‘As a tech leader you’re probably being tested now in ways you thought unlikely and almost unthinkable just a few weeks ago.

This is a crisis like no other. 

It is impacting on us in a way that will only truly unravel during the weeks, months and years to come. Not just with the business decisions you make but also in the impact it’s having on you and those around you.

The question now is how and where do you adapt in the short term and what crisis leadership skills are required to help you navigate, learn and grow out of this extraordinary period in our lives. Because great leaders and leadership skills emerge from adversity. 

It’s ‘easy street’ to lead when the times are good, when there’s fat in the business and in your budgets. You might have felt under pressure at certain moments and certain times in the past but looking back at those comfortable days now and in the face of such uncertainty now, there is nothing like a crisis to sharpen the mind and focus the senses. This is definitely the time when real leadership qualities emerge.

David Foster Wallace called real leaders people who “help us overcome the limitations of our own individual laziness and selfishness and weakness and fear and get us to do better, harder things than we can get ourselves to do on our own.”

Look around the world today at how different leaders are handling these events and you can see the skills and competences that make some leaders effective and others impotent (and incompetent).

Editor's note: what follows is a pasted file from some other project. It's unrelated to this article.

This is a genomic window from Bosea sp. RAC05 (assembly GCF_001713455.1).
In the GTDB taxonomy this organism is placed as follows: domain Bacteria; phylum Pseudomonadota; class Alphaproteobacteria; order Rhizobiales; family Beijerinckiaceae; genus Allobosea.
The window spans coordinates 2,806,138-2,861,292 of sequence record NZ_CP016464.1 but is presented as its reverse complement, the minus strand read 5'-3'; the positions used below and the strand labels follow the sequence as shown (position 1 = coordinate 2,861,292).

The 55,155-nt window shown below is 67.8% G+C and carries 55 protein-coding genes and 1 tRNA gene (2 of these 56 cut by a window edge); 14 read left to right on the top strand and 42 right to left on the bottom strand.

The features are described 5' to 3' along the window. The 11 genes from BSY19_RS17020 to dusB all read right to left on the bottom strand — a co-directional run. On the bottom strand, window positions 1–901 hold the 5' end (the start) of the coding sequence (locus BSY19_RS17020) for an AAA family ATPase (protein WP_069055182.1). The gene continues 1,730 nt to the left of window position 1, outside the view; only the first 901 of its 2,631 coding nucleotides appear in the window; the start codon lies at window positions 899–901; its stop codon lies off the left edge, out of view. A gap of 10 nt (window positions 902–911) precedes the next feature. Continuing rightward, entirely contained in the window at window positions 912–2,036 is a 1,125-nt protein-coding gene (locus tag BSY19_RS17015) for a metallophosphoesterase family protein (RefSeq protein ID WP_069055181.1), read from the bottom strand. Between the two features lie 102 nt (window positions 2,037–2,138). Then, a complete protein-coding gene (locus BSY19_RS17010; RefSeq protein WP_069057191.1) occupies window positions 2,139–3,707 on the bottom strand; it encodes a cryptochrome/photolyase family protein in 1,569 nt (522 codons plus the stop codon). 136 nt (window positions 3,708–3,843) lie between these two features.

How would FDR have handled this?

I’m an avid reader of history and in particular of how great leaders of the past negotiated emerged and negotiated incredibly challenging situations.

Sometimes the right individual arrives at the right time with exactly the right leadership qualities.

Franklin Delano Roosevelt is the only US president to be elected 3 times and thank goodness he was, because during his 12 year tenure he faced two of the greatest crisis the world has ever seen. 

He inherited the US presidency in the headwind of a great depression, the likes of which we had never seen then or since. 

He inspired first with his rhetoric including immortal phrases … “The only thing we have to fear is fear itself” and then took affirmative, radical action much of it in the face of fierce domestic opposition.

As the US economy was emerging from that catastrophe he was confronted with the second world war and even more fierce resistance from an isolationist nation about keeping the US out of the conflict.  

He took responsibility, acknowledged the issues and applied radical changes of thought and action to achieve the results required.

Three Pillars Of Crisis Management

These actions were pretty much taken from NYU Professor Scott Galloway and his three pillars of crisis management;

  1. Top person takes responsibility
  2. Acknowledge the issue
  3. Overcorrect

An example he gives of overcorrection being “the reason Johnson & Johnson is one of the most valuable companies in the world is in 1982 they didn’t say the poisoning of the Tylenol bottles in the Midwest was an isolated incident. They cleared all the shelves of Tylenol across North America. Was it an overreaction? Yes. Did it assure the health of the public and restore the credibility of the company? Yes and yes.  What’s difficult about overreacting is it’s disproportionate to the problem at present. It’s deeply uncomfortable, because you are devising a solution to a problem that doesn’t yet exist and whose future scale you are guessing. Throwing vast resources at a guess is risky and hard to justify, yet if you wait long enough for the scale to unfold, it will be too late”